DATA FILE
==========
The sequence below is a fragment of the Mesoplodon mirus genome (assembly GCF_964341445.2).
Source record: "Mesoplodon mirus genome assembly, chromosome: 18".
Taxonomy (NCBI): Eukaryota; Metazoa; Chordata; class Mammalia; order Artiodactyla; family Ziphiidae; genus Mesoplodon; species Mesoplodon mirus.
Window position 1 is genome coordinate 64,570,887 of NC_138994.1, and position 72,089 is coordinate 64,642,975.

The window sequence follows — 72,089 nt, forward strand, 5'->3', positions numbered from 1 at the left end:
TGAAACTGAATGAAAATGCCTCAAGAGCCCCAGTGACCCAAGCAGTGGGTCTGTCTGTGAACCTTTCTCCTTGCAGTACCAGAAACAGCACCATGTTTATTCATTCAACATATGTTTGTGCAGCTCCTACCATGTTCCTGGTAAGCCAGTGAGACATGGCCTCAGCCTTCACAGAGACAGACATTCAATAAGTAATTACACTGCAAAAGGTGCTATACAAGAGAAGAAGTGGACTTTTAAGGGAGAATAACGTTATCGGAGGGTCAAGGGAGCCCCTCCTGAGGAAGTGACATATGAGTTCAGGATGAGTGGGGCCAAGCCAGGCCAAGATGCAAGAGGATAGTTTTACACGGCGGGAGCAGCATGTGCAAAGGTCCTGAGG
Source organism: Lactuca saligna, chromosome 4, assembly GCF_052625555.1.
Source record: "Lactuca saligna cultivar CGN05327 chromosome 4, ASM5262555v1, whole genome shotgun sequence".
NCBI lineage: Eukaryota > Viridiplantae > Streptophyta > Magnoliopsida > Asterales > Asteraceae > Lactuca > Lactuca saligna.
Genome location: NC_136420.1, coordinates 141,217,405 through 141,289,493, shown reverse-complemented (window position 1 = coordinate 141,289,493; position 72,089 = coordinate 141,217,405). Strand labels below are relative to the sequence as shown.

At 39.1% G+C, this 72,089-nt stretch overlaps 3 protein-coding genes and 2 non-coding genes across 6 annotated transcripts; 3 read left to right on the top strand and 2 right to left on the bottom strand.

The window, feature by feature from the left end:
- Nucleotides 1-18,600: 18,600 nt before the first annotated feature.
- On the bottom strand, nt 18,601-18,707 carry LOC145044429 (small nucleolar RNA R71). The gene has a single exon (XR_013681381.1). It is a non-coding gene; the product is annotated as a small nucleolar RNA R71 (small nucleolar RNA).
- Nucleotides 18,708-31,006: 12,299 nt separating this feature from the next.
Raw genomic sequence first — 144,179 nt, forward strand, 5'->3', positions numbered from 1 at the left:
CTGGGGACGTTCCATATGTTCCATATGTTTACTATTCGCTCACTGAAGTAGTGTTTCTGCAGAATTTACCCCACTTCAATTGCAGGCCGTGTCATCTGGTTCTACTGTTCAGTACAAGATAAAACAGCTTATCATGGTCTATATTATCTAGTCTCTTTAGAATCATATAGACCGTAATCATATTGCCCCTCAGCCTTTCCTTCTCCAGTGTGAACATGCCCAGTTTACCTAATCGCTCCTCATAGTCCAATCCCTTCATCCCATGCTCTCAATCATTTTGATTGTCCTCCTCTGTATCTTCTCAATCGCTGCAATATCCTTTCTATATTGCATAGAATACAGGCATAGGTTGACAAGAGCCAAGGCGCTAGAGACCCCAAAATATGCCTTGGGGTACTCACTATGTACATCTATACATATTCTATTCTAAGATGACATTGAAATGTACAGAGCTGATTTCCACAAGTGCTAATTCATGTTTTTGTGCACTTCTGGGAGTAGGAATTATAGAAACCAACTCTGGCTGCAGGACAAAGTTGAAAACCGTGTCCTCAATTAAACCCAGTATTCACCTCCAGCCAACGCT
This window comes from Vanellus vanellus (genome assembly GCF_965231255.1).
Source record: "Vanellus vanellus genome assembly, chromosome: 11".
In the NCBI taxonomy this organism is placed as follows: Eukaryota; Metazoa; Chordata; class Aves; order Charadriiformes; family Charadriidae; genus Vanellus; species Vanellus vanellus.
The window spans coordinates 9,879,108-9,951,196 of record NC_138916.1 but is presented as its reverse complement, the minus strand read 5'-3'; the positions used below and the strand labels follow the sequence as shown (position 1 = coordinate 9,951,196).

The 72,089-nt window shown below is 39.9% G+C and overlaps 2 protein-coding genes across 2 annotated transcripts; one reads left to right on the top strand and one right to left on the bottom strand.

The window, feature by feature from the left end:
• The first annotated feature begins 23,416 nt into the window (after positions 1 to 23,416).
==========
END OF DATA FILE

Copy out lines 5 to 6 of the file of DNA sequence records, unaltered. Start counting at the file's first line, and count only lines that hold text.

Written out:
The window sequence follows — 72,089 nt, forward strand, 5'->3', positions numbered from 1 at the left end:
TGAAACTGAATGAAAATGCCTCAAGAGCCCCAGTGACCCAAGCAGTGGGTCTGTCTGTGAACCTTTCTCCTTGCAGTACCAGAAACAGCACCATGTTTATTCATTCAACATATGTTTGTGCAGCTCCTACCATGTTCCTGGTAAGCCAGTGAGACATGGCCTCAGCCTTCACAGAGACAGACATTCAATAAGTAATTACACTGCAAAAGGTGCTATACAAGAGAAGAAGTGGACTTTTAAGGGAGAATAACGTTATCGGAGGGTCAAGGGAGCCCCTCCTGAGGAAGTGACATATGAGTTCAGGATGAGTGGGGCCAAGCCAGGCCAAGATGCAAGAGGATAGTTTTACACGGCGGGAGCAGCATGTGCAAAGGTCCTGAGG